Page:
According to oral history, Dake at some point gave this chart to John G. Hall, who had been one of his Bible students for three years at Shiloh Bible Institute in Zion City, Illinois, during the 1930s.  John G. Hall used the chart for a while until he decided to paint his own chart. Then probably in the early 1980s, John G. Hall decided to give this chart to Dr. Hershel A. Brummett, a former president of Southwestern Assemblies of God University, who retained the chart until he passed away in 2014.  The Brummett family gave the chart to Dr. Don and Lavern Love, who in turn now have donated the chart to the Flower Pentecostal Heritage Center.  Dr. Love, a chemical engineer, used the chart to teach eschatology in his Sunday school class at The Assembly in Broken Arrow, Oklahoma. The colorful hand-painted chart measures 41 inches by 17 feet and is in remarkably good condition.

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Do you have Pentecostal historical materials that should be preserved? Please consider depositing these materials at the Flower Pentecostal Heritage Center (FPHC). The FPHC, located in the Assemblies of God national offices, is the largest Pentecostal archive in the world. We would like to preserve and make your treasures accessible to those who write the history books.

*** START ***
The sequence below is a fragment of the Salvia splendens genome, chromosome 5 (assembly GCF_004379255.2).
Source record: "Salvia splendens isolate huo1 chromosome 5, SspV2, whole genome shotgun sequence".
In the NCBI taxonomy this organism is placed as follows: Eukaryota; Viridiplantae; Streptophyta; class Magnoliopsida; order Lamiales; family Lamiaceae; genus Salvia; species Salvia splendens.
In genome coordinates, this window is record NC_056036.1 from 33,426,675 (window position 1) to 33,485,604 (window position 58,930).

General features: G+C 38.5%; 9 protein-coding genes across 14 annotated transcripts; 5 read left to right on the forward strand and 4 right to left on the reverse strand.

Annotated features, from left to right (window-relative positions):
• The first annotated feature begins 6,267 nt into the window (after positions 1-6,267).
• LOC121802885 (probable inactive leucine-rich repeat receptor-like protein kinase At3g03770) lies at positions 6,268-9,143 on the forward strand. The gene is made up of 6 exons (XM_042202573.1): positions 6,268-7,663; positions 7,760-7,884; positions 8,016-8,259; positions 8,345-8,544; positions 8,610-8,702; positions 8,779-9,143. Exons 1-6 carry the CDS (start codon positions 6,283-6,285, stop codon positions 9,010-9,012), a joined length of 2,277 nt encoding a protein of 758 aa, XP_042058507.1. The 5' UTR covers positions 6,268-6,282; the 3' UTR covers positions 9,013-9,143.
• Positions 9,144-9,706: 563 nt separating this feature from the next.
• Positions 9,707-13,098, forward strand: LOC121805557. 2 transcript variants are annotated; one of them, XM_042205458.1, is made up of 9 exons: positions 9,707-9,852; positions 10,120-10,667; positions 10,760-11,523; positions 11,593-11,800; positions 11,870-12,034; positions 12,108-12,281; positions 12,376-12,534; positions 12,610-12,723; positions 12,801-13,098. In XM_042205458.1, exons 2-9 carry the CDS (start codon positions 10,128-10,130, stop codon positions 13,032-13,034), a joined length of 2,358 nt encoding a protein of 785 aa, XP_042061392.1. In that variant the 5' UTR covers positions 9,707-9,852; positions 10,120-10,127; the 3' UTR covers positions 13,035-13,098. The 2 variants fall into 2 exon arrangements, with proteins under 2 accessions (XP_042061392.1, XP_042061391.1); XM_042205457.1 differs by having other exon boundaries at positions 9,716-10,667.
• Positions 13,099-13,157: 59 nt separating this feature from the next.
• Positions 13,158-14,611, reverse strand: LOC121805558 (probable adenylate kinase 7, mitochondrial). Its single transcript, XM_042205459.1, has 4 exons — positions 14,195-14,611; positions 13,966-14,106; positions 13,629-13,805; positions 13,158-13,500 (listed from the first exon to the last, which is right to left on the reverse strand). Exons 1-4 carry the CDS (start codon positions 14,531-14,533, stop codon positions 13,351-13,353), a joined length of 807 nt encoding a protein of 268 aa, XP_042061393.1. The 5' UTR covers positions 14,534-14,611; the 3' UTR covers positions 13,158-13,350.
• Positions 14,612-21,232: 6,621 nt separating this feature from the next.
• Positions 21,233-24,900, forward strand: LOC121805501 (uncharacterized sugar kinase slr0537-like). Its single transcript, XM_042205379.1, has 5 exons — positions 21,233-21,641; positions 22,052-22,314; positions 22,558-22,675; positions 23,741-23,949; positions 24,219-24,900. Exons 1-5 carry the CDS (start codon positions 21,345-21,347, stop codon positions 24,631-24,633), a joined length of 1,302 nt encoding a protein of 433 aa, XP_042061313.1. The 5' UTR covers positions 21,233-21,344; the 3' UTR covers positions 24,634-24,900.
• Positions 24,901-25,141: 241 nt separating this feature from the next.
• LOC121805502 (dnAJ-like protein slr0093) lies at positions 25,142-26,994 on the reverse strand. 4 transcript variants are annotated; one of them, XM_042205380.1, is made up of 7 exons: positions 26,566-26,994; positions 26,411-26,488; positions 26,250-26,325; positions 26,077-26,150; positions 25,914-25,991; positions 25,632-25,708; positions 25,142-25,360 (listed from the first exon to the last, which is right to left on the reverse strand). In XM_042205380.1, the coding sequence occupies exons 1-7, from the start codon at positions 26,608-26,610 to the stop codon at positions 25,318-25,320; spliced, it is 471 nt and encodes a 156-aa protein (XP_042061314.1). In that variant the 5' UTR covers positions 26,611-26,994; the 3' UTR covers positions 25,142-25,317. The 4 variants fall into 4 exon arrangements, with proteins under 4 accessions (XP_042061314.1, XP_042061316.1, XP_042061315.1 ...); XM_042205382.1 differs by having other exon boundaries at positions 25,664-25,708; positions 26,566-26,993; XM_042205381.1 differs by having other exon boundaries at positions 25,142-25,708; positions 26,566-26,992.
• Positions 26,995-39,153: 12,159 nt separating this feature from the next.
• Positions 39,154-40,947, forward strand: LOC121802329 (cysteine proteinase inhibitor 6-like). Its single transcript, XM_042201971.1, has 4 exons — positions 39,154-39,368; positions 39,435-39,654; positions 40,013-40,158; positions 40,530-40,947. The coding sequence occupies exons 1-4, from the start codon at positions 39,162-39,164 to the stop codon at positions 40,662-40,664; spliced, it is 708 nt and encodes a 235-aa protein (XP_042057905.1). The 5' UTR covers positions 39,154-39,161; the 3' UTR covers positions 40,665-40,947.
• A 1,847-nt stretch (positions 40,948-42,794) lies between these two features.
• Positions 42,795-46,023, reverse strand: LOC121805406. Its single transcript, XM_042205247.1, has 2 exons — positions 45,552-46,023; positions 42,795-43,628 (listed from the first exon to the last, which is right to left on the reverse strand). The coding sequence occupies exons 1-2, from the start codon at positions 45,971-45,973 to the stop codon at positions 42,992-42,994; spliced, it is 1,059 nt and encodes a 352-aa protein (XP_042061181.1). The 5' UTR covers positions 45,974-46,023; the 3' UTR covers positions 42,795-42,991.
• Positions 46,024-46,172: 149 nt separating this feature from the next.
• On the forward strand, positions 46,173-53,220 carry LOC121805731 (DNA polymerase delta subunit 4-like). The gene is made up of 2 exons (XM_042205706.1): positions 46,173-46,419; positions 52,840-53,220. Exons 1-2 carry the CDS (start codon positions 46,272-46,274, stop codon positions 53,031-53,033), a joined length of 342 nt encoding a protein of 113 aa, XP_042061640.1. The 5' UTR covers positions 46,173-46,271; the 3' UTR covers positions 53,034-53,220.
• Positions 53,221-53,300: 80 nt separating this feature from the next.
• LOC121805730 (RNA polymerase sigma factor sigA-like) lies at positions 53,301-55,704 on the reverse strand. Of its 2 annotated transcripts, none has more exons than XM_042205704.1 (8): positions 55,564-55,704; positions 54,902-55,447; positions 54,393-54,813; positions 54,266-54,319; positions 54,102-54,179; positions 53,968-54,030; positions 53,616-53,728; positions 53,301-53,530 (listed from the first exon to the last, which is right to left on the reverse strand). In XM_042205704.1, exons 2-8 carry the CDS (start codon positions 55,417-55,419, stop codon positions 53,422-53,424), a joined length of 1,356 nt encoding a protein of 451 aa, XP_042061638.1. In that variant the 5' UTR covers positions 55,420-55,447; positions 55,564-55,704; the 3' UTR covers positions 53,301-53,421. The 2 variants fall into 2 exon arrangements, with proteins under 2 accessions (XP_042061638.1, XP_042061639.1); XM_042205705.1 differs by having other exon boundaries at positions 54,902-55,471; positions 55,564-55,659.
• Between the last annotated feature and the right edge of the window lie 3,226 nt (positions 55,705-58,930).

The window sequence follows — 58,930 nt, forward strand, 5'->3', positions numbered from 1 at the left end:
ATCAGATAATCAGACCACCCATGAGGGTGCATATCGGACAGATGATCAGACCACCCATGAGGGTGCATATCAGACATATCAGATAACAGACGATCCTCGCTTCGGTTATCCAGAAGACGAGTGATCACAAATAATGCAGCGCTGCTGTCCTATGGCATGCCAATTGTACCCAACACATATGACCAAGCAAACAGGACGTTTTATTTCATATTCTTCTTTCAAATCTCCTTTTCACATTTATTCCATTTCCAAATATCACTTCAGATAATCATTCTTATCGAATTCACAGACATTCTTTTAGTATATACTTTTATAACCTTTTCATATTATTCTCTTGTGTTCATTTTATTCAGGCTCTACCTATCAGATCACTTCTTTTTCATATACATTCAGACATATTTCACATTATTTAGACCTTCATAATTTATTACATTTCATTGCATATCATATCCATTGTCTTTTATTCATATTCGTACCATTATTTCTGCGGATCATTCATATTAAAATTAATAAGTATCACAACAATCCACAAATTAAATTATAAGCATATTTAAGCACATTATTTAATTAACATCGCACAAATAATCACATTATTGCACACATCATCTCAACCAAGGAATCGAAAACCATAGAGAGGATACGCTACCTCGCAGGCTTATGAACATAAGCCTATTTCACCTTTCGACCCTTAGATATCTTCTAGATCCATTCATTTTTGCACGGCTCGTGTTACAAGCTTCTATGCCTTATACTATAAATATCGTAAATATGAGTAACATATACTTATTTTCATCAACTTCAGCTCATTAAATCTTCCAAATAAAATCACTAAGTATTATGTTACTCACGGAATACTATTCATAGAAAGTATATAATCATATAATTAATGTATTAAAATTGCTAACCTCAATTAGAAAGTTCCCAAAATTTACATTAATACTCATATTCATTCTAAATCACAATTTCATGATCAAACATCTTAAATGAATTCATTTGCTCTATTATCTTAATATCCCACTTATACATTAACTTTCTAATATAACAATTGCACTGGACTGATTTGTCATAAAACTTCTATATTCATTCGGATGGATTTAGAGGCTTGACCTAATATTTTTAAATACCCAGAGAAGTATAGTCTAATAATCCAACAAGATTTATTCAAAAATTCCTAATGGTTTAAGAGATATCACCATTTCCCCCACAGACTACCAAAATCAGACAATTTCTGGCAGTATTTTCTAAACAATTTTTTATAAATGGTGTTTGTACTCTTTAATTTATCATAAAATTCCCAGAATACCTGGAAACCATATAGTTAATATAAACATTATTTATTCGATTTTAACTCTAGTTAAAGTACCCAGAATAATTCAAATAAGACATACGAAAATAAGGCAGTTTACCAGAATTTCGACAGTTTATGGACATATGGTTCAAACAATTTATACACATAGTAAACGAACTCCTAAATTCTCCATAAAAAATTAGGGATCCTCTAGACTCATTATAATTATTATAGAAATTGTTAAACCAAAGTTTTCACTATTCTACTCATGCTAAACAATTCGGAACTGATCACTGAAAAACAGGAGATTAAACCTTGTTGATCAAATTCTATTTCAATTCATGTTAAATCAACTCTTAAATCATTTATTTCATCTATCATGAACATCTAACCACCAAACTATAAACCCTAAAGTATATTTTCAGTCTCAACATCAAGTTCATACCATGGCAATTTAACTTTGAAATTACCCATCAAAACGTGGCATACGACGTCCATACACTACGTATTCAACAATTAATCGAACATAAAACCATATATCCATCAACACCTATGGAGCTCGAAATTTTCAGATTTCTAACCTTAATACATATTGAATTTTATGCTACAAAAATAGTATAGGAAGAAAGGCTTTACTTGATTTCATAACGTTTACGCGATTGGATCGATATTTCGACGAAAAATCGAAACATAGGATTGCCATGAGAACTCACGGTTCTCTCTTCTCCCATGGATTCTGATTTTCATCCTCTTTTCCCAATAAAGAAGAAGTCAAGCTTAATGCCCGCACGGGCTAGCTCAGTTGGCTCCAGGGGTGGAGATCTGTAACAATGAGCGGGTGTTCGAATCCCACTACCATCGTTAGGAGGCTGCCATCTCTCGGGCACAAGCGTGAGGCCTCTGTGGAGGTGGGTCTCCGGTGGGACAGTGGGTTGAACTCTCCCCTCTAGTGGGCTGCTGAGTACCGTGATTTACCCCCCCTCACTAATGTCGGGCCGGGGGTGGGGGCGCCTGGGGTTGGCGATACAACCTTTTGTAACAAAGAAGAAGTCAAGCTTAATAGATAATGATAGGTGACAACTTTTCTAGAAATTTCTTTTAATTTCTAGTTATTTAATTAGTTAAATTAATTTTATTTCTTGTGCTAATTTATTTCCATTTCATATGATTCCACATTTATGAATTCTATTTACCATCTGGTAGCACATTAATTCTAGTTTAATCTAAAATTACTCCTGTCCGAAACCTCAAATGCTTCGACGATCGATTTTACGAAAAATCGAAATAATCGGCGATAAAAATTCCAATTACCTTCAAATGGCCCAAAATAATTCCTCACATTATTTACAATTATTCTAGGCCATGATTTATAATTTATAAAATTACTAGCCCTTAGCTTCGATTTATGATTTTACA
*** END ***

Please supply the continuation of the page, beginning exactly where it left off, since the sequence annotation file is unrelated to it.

Flower Pentecostal Heritage Center
1445 North Boonville Avenue
Springfield, Missouri 65802 USA
Phone: 417.862.1447 ext. 4400
Toll Free: 877.840.5200
Email: archives@ag.org

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Important COGIC Collection: Nearly 500 Early Photographs Now Online at iFPHC.org

FPHC Director Darrin Rodgers with Rev. Elijah L. Hill, displaying the collection.

FPHC Director Darrin Rodgers with Rev. Elijah L. Hill, displaying the collection.

An important collection of almost 500 historic photographs relating to the Church of God in Christ is now accessible for free on the Flower Pentecostal Heritage Center website. The photographs (circa 1899-1960s), from the Mother Lizzie Robinson / Rev. Elijah L. Hill Collection, portray men and women who pioneered the African-American Pentecostal denomination.